Friday, September 16, 2011


More than 300 Swaziland police officers were out in force to stop 17 pro-democracy marchers from getting close to King Mswati III on Wednesday (15 September 2011).

And water cannons were kept close at hand in case the marchers tried to storm the meeting where the king, sub-Saharan Africa’s last absolute monarch, was speaking.

The police were protecting the Smart Partnership Dialogue at the Mavuso Trade and Exhibition centre, Manzini, where the king, sub-Saharan Africa’s last absolute monarch, was addressing an audience on how they should work to get his kingdom out of its present financial mess.

The protesters wanted to deliver a petition to the king calling for multiparty democracy; the inclusion of politics in the agenda of the smart Partnership Dialogue and the immediate resolution of the fiscal and judicial crisis.

In a farcical scene, a single policeman stopped the marchers as they started out from the Swaziland National Association of Teachers (SNAT) headquarters. The marchers from the Constituent Assembly included priests from the Swaziland Council of Churches, members of the African United Democratic Party (AUDP) and representatives of the Ngwane National Liberatory Congress (NNLC).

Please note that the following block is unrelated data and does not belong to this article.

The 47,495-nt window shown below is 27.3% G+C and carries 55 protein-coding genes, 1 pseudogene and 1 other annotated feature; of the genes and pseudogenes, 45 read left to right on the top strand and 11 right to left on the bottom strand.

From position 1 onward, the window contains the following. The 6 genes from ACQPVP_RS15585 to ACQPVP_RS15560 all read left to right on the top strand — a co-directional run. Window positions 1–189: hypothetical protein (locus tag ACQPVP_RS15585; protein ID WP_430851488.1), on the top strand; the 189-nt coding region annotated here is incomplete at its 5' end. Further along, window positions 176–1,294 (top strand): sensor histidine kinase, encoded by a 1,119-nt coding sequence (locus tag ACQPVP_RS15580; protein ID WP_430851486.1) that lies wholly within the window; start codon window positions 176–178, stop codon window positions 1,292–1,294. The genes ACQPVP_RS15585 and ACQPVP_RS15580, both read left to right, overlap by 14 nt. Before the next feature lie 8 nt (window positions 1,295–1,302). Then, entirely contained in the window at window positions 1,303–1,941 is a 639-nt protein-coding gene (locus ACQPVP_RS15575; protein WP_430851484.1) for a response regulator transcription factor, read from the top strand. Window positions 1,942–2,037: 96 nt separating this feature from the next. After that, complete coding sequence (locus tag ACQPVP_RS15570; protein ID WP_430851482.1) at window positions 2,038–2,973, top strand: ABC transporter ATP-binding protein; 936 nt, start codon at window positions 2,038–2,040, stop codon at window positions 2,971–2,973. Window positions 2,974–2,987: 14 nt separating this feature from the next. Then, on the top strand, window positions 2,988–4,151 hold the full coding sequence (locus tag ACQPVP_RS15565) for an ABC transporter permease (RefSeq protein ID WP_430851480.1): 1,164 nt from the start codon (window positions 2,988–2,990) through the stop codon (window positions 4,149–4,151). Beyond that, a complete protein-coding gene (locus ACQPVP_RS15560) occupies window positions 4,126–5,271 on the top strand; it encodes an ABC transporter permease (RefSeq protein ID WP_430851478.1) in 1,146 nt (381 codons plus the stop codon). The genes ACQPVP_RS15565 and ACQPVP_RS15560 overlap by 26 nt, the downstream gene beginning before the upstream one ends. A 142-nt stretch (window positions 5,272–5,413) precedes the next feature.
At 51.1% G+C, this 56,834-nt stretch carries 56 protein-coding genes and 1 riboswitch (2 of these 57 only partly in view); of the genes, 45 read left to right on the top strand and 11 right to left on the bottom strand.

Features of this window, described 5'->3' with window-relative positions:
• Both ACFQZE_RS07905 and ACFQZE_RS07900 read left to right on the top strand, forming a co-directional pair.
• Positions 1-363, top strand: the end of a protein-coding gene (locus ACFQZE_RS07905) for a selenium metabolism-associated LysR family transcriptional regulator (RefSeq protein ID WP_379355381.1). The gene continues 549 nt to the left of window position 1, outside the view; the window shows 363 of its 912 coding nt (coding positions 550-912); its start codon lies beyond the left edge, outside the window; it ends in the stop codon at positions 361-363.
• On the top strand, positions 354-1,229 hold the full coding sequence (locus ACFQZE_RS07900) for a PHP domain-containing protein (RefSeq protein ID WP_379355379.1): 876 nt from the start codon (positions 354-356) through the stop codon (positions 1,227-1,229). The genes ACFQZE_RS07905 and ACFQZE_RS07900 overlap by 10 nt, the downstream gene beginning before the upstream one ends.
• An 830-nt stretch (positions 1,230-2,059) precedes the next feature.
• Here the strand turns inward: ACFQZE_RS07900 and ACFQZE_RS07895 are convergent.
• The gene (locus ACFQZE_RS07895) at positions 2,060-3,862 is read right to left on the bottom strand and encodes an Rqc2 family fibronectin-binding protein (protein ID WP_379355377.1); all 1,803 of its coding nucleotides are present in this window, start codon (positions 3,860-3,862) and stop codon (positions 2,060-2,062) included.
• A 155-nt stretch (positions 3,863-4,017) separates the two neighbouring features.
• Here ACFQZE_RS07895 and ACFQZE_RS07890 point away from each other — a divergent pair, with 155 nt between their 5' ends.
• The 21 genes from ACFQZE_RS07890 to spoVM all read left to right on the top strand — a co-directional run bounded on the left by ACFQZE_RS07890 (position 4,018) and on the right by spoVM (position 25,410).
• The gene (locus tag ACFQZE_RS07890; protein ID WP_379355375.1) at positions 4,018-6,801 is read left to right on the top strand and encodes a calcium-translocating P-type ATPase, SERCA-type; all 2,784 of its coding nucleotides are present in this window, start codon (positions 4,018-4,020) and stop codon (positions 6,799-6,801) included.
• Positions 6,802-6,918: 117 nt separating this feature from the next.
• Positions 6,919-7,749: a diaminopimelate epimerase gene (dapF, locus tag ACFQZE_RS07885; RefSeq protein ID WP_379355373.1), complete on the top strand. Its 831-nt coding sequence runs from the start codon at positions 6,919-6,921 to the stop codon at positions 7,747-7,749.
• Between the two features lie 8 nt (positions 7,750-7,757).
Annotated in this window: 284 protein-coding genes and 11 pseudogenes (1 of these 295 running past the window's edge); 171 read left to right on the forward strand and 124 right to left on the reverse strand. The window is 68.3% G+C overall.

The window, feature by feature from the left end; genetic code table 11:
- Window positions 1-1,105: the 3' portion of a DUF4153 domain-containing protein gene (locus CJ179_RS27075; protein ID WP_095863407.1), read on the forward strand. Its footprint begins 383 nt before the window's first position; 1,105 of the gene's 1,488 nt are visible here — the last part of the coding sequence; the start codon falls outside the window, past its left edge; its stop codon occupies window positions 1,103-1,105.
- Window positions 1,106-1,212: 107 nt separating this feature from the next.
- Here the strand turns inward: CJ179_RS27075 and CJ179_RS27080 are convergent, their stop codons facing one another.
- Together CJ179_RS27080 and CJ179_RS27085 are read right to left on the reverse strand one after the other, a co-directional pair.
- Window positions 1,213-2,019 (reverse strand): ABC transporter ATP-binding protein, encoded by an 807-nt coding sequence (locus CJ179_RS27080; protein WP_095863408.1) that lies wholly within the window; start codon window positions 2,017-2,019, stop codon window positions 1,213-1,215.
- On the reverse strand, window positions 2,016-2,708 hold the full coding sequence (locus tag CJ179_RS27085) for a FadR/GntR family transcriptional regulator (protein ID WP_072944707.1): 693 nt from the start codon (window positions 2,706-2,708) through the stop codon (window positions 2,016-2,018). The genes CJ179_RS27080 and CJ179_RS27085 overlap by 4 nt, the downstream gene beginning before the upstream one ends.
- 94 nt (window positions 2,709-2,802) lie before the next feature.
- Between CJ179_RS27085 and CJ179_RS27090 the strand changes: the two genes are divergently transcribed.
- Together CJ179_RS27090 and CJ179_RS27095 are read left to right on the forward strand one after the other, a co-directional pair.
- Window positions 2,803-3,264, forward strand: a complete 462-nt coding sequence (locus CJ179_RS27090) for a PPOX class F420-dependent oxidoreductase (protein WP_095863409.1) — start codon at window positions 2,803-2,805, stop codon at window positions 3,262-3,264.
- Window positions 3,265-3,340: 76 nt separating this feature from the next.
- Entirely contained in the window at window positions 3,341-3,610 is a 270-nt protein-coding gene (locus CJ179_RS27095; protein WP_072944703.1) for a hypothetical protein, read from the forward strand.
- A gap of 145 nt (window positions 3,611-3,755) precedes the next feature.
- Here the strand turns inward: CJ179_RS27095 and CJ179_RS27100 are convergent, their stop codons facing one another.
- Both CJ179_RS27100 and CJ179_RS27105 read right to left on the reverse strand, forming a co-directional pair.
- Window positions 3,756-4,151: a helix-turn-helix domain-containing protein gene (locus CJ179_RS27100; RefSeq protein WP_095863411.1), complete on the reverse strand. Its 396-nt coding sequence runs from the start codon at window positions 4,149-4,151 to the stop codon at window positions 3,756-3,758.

They were told they could go no further than 100 metres from SNAT HQ.

The protestors did as they were told and halted their march. Even so, a kombi loaded with plain clothed police officers arrived and confirmed the order from the traffic officer, the Times of Swaziland, the only independent daily newspaper in the kingdom reported.

It said the SNAT Centre was swarming with more than 300 police officers and correctional services officers, some of whom were armed.

Police water cannon and caspir were also parked close by just in case there was need to diffuse the march.

Member of the CA Secretariat Kislon Shongwe told the marchers, ‘This is a peaceful march and the intention is just to deliver a petition to the King.

‘We were of the impression that the King and the Queen Mother were ours too, but the manner in which we are being stopped here suggests otherwise.

‘If we are being stopped now, we want the whole world to know that innocent Swazis who wanted to deliver a petition to their King were stopped by the police. Our constitutional rights to assembly are being undermined.’

Previously, King Mswati III had said the Smart Partnership was open for all Swazis to air their views . . .

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